Formerly a prominent Syrian businessman and parliamentarian, Riad Seif is a leading political dissident who has challenged the Assad regime for more than two decades and is one of two vice presidents of the National Coalition of Syrian Revolutionary and Opposition Forces.

Seif’s success as a businessman in the garments industry led him into politics in the early 1990s as he sought market-oriented reforms that would end Syria’s economic stagnation. He was elected to parliament as an independent in 1994 and again in 1998. During his first term, he published a controversial study of the Syrian economy that accused the government of corruption and called for political reform and an honest judiciary in order to attract investors. He later openly criticized the awarding of a mobile-telecommunication-services monopoly to a company owned by Bashar al-Assad’s cousin Rami Makhlouf. This apparently prompted the Ministry of Finance to accuse Seif of tax evasion and to levy $2 million in fines on his business, bankrupting it. 

Seif was a leading figure during the “Damascus Spring” that was spurred by the death of then president Hafez al-Assad in June 2000. Seif also formed the Forum for National Dialogue, aimed at promoting political debate and freedom in Syria, and hosted it in his own house. He lost his parliamentary immunity after calling for an end to the monopoly of political power by the ruling Baath Party and announcing his intention to create a new political party as an alternative to it in September 2001. Seif was arrested the next day and subsequently sentenced to five years in prison on charges of attempting to change the constitution by illegal means and inciting strife. 

While in prison, Seif reportedly co-authored and was the first signatory of the Damascus Declaration, which was officially launched in October 2005. He was elected its secretary general after his release in 2006. Seif’s continuing political activity led to harassment, pressure on his business, denial of permission to leave the country for treatment following his diagnosis with prostate cancer, and eventually a second prison term in January 2008. 

Following his release in mid-2010, Seif left the Damascus Declaration and suspended his political activity, but he returned to the political forefront at the start of the 2011 uprising. He was the only representative of the Syrian National Council to be based in Damascus after the group’s formation on October 2. Four days later, he sustained multiple injuries after being beaten by government security forces on the same day that fellow opposition figure Mashaal Tammo, a leading Kurdish political activist, was assassinated in the northern city of Qamishli. Seif was allowed to leave the country in June 2012 for medical treatment in Germany, where he has remained ever since. In July, he joined a Syrian National Council delegation that visited Moscow for meetings with Russian officials.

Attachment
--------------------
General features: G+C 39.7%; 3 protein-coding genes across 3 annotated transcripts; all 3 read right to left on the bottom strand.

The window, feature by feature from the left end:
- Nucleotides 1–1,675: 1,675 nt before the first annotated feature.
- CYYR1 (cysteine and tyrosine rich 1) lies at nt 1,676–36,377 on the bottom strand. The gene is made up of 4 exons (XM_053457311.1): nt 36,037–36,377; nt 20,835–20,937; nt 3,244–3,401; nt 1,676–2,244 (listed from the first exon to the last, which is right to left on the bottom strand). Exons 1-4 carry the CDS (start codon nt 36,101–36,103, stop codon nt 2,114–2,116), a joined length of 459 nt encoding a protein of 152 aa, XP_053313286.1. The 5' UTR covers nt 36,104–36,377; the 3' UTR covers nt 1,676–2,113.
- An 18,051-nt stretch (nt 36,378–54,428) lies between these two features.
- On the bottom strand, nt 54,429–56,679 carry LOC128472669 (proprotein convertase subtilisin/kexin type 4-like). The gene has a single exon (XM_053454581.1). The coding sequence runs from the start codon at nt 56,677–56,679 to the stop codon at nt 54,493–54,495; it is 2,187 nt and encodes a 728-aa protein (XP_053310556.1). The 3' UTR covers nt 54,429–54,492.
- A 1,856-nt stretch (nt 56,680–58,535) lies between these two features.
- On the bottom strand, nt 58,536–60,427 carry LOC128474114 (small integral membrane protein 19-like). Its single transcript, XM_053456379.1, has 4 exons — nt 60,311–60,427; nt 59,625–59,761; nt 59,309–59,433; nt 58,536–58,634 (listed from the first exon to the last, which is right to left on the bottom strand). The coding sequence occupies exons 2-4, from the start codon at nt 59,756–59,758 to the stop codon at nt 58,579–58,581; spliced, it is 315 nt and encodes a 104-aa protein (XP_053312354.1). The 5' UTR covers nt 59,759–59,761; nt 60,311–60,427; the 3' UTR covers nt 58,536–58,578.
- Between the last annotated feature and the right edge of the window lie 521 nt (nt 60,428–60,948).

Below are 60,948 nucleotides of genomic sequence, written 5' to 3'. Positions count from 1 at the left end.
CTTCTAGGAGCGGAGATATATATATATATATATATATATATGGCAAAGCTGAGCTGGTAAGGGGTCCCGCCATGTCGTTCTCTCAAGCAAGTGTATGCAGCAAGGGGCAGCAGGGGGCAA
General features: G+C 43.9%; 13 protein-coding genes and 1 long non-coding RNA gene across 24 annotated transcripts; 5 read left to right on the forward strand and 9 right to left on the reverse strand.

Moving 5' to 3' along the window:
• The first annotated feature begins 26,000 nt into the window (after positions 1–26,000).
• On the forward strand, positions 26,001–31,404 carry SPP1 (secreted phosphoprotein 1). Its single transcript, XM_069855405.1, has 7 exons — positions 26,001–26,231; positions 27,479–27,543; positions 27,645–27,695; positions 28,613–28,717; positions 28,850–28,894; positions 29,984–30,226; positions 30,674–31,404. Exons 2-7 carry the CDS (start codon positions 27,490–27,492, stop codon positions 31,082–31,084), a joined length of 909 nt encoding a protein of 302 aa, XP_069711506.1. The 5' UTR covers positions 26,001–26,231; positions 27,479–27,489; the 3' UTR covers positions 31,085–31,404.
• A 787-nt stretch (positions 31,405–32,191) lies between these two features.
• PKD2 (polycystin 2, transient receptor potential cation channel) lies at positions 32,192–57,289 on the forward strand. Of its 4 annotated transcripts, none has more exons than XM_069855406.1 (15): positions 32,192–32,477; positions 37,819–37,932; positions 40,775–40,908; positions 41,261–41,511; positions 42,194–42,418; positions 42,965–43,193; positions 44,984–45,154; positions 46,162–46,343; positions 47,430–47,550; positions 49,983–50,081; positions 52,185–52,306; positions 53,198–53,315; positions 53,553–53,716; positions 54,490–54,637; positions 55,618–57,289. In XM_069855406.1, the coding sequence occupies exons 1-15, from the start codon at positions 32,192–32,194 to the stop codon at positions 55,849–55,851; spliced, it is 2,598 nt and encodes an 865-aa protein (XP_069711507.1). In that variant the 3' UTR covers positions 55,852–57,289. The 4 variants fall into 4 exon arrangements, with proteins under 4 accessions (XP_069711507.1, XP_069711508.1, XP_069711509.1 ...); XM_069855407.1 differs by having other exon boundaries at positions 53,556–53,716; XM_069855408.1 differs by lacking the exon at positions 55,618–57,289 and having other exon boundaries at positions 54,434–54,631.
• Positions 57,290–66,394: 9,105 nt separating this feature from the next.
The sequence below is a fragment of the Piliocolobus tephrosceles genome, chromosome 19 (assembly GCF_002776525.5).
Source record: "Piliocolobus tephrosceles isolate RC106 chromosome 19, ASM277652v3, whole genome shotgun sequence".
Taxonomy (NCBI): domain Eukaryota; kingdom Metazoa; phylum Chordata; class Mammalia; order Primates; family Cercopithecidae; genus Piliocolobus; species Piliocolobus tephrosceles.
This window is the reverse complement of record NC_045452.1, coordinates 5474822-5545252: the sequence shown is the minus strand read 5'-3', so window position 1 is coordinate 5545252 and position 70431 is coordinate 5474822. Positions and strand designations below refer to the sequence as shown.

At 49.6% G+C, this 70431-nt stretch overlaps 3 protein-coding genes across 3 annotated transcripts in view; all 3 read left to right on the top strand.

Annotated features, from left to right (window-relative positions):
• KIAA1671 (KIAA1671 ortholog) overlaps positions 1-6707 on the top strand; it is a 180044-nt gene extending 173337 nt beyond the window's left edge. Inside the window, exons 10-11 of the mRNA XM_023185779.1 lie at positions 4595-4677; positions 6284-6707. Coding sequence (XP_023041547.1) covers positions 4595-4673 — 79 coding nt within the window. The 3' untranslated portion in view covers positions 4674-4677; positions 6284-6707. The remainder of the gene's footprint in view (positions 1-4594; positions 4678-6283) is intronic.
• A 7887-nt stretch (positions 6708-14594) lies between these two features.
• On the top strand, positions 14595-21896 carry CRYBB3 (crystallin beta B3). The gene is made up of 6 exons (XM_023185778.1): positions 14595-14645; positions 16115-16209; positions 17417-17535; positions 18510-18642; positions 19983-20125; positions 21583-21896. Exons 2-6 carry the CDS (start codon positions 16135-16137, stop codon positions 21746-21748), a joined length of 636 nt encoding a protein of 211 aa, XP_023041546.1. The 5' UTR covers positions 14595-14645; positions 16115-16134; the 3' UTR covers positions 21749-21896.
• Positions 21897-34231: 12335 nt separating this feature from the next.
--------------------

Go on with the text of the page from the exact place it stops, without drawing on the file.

Seif occupied political center stage after U.S. Secretary of State Hillary Clinton endorsed what U.S. officials referred to as the “Riad Seif plan” on October 31. The plan, which he published the following day, called for revamping the entire Syrian opposition under a new umbrella framework, the Syrian National Initiative. This would incorporate existing groupings and prominent figures in exile, including high-profile regime defectors such as former prime minister Riyad Hijab, and the Local Coordinating Committees and other grassroots networks, local civilian councils, tribal and clan representatives, and military councils from inside Syria. On November 11, 2012, Seif’s plan was formalized when opposition groups meeting in the Qatari capital, Doha—including the Syrian National Council—formed the National Coalition of Syrian Revolutionary and Opposition Forces. Seif was elected one of the new coalition’s two vice presidents.

Born in 1946 to a middle-class family in Damascus, Seif is a liberal-leaning Sunni Muslim. He initially studied natural sciences in college but pursued business interests instead of continuing his studies. Seif began his business career with a shirt factory in 1963, and in 1993 he acquired the franchise to manufacture Adidas products in Syria after the rules on foreign investment were relaxed. In a later interview he claimed that his factory met the needs of the Syrian market and exported to the European Union. During Seif’s first term in parliament, his son Iyad, then twenty-one years old, died under what Seif called “mysterious and suspicious circumstances” on August 2, 1996. Seif was awarded the Weimar Human Rights Award in absentia in 2003 while serving his first prison sentence. In all, he had spent over eight years in prison by the time he left Syria in 2012.